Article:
Commoditization, the steady erosion of value in higher-priced products, is banging furiously on doors at electronics OEMs. This holiday season, we'll see how well these companies can successfully stave off the scourge.
Interestingly, product and technology innovation -- the same weapon OEMs rely upon to help secure high profit margins -- is also partly responsible for price declines. Not even Apple Inc. (Nasdaq: AAPL) is immune to the problem of value erosion. In fact, Apple's business strategy is based on finding new ways to keep customers engaged, primarily with design-oriented updates to its products. Next-generation iPhones and iPods, for instance, often involve aesthetic improvements and software add-ons meant to create the impression of significant technological advances.
Staying ahead of the commoditization curve is certainly a priority for Apple executives. The company made this clear in its latest annual filing with the US Securities and Exchange Commission. Here's how Apple puts it:
The company's products and services compete in highly competitive global markets characterized by aggressive price cutting, with resulting downward pressure on gross margins, frequent introduction of new products, short product life cycles, evolving industry standards, continual improvement in product price/performance characteristics, rapid adoption of technological and product advancements by competitors, and price sensitivity on the part of consumers.
How should an OEM respond to these demanding market conditions? Apple said it has "to ensure a continuing and timely introduction of innovative new products and technologies to the marketplace." That strategy has worked brilliantly so far, but competitors are nipping at Apple's heels and in most cases using the same technique to increase their market shares, as Apple noted in the SEC filing:
By contrast, many of the company's competitors seek to compete primarily through aggressive pricing and very low cost structures. Additionally, the company faces significant price competition as competitors reduce their selling prices and attempt to imitate the Company's product features and applications within their own products or, alternatively, collaborate with each other to offer solutions that are more competitive than those they currently offer.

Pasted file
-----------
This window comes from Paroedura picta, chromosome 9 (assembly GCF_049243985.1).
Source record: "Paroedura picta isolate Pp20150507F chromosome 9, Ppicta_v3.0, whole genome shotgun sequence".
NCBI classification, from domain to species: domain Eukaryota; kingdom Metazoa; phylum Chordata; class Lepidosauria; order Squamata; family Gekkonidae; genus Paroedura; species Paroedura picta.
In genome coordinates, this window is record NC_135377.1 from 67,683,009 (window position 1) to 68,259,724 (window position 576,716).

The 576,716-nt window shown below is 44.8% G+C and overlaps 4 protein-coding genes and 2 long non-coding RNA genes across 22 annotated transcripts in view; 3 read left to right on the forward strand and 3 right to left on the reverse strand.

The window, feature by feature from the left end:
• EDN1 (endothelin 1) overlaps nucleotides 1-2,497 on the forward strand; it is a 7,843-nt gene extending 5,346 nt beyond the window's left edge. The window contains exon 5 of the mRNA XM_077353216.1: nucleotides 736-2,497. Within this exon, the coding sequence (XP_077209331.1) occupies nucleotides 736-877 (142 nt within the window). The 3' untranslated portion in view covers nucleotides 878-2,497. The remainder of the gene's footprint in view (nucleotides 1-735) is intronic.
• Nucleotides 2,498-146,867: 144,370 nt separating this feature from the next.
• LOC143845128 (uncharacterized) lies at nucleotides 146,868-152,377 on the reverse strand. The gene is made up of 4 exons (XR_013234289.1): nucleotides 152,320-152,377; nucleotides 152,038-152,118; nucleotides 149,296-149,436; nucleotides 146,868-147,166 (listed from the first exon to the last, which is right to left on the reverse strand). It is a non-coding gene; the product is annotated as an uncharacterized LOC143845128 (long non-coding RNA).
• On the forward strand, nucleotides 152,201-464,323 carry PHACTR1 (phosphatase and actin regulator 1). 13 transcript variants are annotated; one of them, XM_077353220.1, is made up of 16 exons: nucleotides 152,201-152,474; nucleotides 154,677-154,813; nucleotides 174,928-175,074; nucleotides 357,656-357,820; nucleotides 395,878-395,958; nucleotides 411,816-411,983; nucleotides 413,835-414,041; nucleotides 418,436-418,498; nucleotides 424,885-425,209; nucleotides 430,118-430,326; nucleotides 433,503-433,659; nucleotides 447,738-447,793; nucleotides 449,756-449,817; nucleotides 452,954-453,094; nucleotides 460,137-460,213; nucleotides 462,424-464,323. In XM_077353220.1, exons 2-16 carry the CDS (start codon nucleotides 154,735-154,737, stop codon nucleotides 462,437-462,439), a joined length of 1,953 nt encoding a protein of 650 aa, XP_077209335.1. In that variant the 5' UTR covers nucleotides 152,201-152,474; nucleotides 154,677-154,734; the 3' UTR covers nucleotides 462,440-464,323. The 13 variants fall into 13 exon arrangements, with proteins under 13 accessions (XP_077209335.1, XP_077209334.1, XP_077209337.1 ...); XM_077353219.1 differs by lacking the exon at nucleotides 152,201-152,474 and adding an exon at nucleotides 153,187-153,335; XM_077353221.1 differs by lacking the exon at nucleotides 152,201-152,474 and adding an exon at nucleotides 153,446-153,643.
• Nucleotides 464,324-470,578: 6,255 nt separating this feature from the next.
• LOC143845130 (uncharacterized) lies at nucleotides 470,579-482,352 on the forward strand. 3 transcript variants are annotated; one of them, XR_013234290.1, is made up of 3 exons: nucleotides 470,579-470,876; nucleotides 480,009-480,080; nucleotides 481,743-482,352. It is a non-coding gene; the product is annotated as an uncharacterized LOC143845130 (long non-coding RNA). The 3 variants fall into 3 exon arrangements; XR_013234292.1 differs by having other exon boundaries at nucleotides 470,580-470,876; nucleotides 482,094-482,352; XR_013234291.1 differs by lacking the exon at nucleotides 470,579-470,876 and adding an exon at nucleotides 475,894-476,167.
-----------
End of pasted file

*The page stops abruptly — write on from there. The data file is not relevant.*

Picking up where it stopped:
Recently, even Apple has had to cave in to the pricing pressure in a bid to keep market share in the smartphone market. As competitors crowd into the smartphone segment with a wide range of offerings, Apple is coming under pressure to also be a player in the low end of the market; the company is now selling the older version of its smartphone, the iPhone 3G, at a giveaway price while churning out higher-margin products like the iPhone 4S for its richer customers.
While news reports often focus on surging demand for the iPhone 4S the reality is that, even as customers in China wait anxiously for it, demand is even higher for Android-based devices, many of them selling at a heavy discount to the Apple product. Apple has therefore authorized AT&T Inc. (NYSE: T) to offer the iPhone 3GS free to subscribers in the US so it could play in the lower-end of the smartphone market.
This development masks the unpleasant truth that the process of innovation also holds the kernel of commoditization; that is, pricing for high-end products tends to decline within months of release, throttling margins and forcing companies to accelerate the update process. It's a vicious circle -- in order to stay ahead of pricing erosion, companies must introduce new products, a process that in itself further drives down prices in most cases.
Where does globalization come in? As more people around the world seek to get connected to the Web, pricing is sliding, too. While consumers in the West queue up to pay hundreds of dollars for the new iPhone 4S, for instance, consumers in other parts of the world can't imagine paying anything close to this. So, OEMs and researchers in poor countries are developing stripped down PCs, smartphones, and tablets that perform essentially the same functions.
These products, including the Aakash tablet PC developed by Indian technologies, lack the brand name or proprietary software of companies like Apple, Google, or Samsung. They use basic components offered by many of China's equally less known suppliers, driving pricing down to a point where some of the poorest people in a country like India can afford the same products available to Western buyers. For an interesting take on this phenomenon, see "The Last Person," an article by Thomas Friedman in The New York Times.
Someday, many buyers will find the Aakash tablet or another similarly cheaper device appealing, lured perhaps purely by the pricing but, who knows, perhaps by the functionalities, too.